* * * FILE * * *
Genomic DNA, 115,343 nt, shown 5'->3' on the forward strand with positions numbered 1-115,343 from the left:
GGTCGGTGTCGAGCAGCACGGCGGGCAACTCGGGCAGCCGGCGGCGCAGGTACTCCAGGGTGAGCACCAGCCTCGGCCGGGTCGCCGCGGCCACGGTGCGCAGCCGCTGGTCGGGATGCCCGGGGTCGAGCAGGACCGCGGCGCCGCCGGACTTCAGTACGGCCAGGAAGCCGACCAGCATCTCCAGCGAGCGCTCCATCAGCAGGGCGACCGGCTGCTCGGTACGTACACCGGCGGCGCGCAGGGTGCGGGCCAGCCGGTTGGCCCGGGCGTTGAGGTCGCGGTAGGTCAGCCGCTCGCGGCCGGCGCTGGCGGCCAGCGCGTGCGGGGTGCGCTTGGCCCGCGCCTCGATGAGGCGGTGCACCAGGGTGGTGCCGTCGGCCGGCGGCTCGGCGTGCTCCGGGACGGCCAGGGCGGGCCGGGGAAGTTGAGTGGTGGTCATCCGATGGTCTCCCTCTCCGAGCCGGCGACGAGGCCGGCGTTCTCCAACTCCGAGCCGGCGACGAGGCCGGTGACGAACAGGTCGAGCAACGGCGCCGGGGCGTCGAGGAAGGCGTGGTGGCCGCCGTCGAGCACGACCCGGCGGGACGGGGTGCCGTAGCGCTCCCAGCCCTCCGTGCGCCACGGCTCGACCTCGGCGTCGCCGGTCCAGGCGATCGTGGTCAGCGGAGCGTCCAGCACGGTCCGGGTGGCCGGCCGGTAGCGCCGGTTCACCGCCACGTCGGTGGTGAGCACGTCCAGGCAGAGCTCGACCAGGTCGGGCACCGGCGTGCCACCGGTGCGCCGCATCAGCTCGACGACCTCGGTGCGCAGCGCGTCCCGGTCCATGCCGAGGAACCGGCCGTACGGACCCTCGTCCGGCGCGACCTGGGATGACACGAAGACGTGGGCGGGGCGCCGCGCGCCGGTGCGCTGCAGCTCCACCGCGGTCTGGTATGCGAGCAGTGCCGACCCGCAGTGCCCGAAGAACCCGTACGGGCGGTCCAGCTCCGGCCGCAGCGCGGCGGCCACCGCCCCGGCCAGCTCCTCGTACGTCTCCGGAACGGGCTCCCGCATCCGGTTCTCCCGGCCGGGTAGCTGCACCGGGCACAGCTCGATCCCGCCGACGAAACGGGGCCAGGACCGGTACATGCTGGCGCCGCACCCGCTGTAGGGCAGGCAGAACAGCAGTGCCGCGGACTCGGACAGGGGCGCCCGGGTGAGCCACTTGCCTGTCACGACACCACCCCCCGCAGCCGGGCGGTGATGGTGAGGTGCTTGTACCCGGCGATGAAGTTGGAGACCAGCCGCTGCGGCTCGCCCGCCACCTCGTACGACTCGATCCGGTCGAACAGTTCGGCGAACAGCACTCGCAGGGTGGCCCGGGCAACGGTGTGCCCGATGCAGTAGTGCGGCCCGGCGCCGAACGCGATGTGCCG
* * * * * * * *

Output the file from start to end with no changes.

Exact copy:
Genomic DNA, 115,343 nt, shown 5'->3' on the forward strand with positions numbered 1-115,343 from the left:
GGTCGGTGTCGAGCAGCACGGCGGGCAACTCGGGCAGCCGGCGGCGCAGGTACTCCAGGGTGAGCACCAGCCTCGGCCGGGTCGCCGCGGCCACGGTGCGCAGCCGCTGGTCGGGATGCCCGGGGTCGAGCAGGACCGCGGCGCCGCCGGACTTCAGTACGGCCAGGAAGCCGACCAGCATCTCCAGCGAGCGCTCCATCAGCAGGGCGACCGGCTGCTCGGTACGTACACCGGCGGCGCGCAGGGTGCGGGCCAGCCGGTTGGCCCGGGCGTTGAGGTCGCGGTAGGTCAGCCGCTCGCGGCCGGCGCTGGCGGCCAGCGCGTGCGGGGTGCGCTTGGCCCGCGCCTCGATGAGGCGGTGCACCAGGGTGGTGCCGTCGGCCGGCGGCTCGGCGTGCTCCGGGACGGCCAGGGCGGGCCGGGGAAGTTGAGTGGTGGTCATCCGATGGTCTCCCTCTCCGAGCCGGCGACGAGGCCGGCGTTCTCCAACTCCGAGCCGGCGACGAGGCCGGTGACGAACAGGTCGAGCAACGGCGCCGGGGCGTCGAGGAAGGCGTGGTGGCCGCCGTCGAGCACGACCCGGCGGGACGGGGTGCCGTAGCGCTCCCAGCCCTCCGTGCGCCACGGCTCGACCTCGGCGTCGCCGGTCCAGGCGATCGTGGTCAGCGGAGCGTCCAGCACGGTCCGGGTGGCCGGCCGGTAGCGCCGGTTCACCGCCACGTCGGTGGTGAGCACGTCCAGGCAGAGCTCGACCAGGTCGGGCACCGGCGTGCCACCGGTGCGCCGCATCAGCTCGACGACCTCGGTGCGCAGCGCGTCCCGGTCCATGCCGAGGAACCGGCCGTACGGACCCTCGTCCGGCGCGACCTGGGATGACACGAAGACGTGGGCGGGGCGCCGCGCGCCGGTGCGCTGCAGCTCCACCGCGGTCTGGTATGCGAGCAGTGCCGACCCGCAGTGCCCGAAGAACCCGTACGGGCGGTCCAGCTCCGGCCGCAGCGCGGCGGCCACCGCCCCGGCCAGCTCCTCGTACGTCTCCGGAACGGGCTCCCGCATCCGGTTCTCCCGGCCGGGTAGCTGCACCGGGCACAGCTCGATCCCGCCGACGAAACGGGGCCAGGACCGGTACATGCTGGCGCCGCACCCGCTGTAGGGCAGGCAGAACAGCAGTGCCGCGGACTCGGACAGGGGCGCCCGGGTGAGCCACTTGCCTGTCACGACACCACCCCCCGCAGCCGGGCGGTGATGGTGAGGTGCTTGTACCCGGCGATGAAGTTGGAGACCAGCCGCTGCGGCTCGCCCGCCACCTCGTACGACTCGATCCGGTCGAACAGTTCGGCGAACAGCACTCGCAGGGTGGCCCGGGCAACGGTGTGCCCGATGCAGTAGTGCGGCCCGGCGCCGAACGCGATGTGCCG